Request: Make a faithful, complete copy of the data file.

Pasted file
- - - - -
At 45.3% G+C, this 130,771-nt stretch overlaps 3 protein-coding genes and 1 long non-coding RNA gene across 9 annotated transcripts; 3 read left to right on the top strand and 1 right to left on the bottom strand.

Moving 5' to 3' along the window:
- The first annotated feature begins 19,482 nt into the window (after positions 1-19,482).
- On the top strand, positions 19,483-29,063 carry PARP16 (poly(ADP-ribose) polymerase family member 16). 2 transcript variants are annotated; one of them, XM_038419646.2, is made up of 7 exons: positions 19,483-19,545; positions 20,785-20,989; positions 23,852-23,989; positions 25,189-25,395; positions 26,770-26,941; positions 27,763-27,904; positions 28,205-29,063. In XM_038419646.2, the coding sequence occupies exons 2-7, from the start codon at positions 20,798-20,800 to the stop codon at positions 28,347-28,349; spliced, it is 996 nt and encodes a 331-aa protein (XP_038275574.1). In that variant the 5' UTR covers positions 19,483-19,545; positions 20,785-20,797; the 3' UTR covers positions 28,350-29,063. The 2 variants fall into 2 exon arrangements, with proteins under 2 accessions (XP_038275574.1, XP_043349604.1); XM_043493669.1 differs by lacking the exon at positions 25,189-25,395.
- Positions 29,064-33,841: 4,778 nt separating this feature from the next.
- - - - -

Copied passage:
At 45.3% G+C, this 130,771-nt stretch overlaps 3 protein-coding genes and 1 long non-coding RNA gene across 9 annotated transcripts; 3 read left to right on the top strand and 1 right to left on the bottom strand.

Moving 5' to 3' along the window:
- The first annotated feature begins 19,482 nt into the window (after positions 1-19,482).
- On the top strand, positions 19,483-29,063 carry PARP16 (poly(ADP-ribose) polymerase family member 16). 2 transcript variants are annotated; one of them, XM_038419646.2, is made up of 7 exons: positions 19,483-19,545; positions 20,785-20,989; positions 23,852-23,989; positions 25,189-25,395; positions 26,770-26,941; positions 27,763-27,904; positions 28,205-29,063. In XM_038419646.2, the coding sequence occupies exons 2-7, from the start codon at positions 20,798-20,800 to the stop codon at positions 28,347-28,349; spliced, it is 996 nt and encodes a 331-aa protein (XP_038275574.1). In that variant the 5' UTR covers positions 19,483-19,545; positions 20,785-20,797; the 3' UTR covers positions 28,350-29,063. The 2 variants fall into 2 exon arrangements, with proteins under 2 accessions (XP_038275574.1, XP_043349604.1); XM_043493669.1 differs by lacking the exon at positions 25,189-25,395.
- Positions 29,064-33,841: 4,778 nt separating this feature from the next.